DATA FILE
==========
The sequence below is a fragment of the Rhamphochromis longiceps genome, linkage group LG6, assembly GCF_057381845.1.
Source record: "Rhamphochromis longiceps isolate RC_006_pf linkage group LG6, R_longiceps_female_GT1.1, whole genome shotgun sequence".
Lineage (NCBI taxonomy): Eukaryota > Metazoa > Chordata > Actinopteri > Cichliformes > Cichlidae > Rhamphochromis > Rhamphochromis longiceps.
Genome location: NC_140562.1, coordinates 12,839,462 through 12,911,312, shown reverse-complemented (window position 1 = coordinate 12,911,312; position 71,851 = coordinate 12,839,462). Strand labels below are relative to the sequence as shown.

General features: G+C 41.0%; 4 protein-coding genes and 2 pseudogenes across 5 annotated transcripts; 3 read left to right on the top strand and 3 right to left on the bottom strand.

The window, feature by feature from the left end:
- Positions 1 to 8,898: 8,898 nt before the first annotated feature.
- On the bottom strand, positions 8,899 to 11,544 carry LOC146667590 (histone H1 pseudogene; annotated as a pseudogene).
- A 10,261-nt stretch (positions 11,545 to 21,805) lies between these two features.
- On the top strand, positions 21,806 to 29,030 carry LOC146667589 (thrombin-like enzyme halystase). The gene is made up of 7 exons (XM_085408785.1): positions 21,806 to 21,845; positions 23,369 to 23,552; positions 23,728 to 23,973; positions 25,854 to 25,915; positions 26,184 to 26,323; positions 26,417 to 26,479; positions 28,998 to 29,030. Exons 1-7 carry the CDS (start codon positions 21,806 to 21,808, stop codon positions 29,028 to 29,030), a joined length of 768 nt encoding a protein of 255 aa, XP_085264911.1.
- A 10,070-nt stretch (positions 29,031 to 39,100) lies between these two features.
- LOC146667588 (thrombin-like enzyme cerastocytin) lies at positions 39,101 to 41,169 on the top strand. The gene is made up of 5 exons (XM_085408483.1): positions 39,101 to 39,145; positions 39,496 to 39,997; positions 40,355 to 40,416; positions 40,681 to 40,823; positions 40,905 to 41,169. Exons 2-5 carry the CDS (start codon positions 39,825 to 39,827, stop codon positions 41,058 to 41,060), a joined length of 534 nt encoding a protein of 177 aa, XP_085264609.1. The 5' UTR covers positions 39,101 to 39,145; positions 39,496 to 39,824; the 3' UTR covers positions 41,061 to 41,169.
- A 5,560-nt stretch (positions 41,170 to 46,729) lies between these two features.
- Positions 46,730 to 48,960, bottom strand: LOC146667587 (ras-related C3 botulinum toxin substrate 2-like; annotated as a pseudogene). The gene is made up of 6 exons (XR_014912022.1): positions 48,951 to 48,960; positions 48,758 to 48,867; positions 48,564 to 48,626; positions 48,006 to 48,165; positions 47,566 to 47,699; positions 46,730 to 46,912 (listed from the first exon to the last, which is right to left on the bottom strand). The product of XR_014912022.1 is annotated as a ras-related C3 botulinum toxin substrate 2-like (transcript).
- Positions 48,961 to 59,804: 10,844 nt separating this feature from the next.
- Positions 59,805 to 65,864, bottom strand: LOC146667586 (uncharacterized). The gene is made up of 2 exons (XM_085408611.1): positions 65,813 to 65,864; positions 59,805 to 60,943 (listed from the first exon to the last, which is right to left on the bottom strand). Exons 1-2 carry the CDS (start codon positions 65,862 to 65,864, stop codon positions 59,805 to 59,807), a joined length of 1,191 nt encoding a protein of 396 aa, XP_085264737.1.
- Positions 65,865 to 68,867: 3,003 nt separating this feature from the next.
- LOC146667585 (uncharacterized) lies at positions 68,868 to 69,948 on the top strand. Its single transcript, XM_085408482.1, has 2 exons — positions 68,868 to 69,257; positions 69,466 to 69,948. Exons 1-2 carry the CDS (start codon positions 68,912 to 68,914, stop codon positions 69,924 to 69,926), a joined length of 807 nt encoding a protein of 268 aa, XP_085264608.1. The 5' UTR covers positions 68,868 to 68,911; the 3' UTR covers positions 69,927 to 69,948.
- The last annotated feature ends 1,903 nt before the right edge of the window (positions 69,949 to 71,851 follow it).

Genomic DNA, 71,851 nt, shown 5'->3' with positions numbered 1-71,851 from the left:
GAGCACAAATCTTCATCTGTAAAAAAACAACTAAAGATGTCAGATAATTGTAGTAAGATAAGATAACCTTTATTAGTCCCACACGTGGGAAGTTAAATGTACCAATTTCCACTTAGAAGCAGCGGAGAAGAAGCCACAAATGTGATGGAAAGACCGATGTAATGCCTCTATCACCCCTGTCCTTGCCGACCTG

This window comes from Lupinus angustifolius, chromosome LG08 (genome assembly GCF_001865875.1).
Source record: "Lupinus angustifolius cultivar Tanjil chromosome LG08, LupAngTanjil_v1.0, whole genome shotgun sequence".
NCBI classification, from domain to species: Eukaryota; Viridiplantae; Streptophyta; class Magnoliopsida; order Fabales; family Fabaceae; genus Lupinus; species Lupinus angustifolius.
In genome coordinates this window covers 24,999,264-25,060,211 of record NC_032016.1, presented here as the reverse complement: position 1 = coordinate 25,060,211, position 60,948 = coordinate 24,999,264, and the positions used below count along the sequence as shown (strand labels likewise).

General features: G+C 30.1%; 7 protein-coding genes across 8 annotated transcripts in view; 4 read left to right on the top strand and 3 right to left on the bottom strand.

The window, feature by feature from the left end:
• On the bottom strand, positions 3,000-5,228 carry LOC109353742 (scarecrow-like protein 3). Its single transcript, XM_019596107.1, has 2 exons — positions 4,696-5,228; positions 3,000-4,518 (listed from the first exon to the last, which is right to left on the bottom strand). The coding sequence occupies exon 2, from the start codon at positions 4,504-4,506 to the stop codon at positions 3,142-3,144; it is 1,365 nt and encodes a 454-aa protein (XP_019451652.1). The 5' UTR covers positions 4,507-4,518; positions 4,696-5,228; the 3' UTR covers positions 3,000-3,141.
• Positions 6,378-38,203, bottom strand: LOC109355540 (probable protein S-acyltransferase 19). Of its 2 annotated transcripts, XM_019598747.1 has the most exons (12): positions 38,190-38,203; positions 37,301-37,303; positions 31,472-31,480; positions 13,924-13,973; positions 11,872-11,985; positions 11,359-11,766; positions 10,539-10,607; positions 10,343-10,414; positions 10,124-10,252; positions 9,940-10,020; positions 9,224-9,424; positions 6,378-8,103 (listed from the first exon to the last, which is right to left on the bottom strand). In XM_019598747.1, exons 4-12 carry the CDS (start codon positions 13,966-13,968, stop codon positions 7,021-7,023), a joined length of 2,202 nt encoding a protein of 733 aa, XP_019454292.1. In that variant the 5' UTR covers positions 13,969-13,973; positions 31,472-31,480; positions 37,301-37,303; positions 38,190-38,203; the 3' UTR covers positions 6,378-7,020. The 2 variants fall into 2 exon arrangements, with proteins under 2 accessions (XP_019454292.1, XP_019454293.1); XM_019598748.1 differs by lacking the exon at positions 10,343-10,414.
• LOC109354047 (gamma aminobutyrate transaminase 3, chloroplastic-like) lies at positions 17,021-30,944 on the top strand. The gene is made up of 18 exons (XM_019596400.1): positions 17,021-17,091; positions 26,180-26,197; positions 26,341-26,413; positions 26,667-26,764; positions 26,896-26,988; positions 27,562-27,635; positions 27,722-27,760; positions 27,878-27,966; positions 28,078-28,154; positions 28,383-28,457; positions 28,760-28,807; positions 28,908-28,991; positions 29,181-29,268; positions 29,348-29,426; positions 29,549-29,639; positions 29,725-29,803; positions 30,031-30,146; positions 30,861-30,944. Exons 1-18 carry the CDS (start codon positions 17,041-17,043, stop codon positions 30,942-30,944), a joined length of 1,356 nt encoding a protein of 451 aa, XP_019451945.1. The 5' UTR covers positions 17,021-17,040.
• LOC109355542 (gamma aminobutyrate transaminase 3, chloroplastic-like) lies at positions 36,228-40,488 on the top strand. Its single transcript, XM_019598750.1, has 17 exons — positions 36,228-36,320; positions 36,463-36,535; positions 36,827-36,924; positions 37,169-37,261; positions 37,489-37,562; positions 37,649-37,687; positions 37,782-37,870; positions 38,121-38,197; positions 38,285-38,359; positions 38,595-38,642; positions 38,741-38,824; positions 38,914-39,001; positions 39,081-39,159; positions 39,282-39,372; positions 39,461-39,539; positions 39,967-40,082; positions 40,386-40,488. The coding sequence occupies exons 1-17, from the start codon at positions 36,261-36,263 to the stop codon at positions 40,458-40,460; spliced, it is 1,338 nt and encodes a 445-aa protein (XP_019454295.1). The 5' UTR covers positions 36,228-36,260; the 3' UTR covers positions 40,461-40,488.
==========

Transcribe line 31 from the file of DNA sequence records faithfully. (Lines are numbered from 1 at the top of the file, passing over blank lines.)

• LOC109355542 (gamma aminobutyrate transaminase 3, chloroplastic-like) lies at positions 36,228-40,488 on the top strand. Its single transcript, XM_019598750.1, has 17 exons — positions 36,228-36,320; positions 36,463-36,535; positions 36,827-36,924; positions 37,169-37,261; positions 37,489-37,562; positions 37,649-37,687; positions 37,782-37,870; positions 38,121-38,197; positions 38,285-38,359; positions 38,595-38,642; positions 38,741-38,824; positions 38,914-39,001; positions 39,081-39,159; positions 39,282-39,372; positions 39,461-39,539; positions 39,967-40,082; positions 40,386-40,488. The coding sequence occupies exons 1-17, from the start codon at positions 36,261-36,263 to the stop codon at positions 40,458-40,460; spliced, it is 1,338 nt and encodes a 445-aa protein (XP_019454295.1). The 5' UTR covers positions 36,228-36,260; the 3' UTR covers positions 40,461-40,488.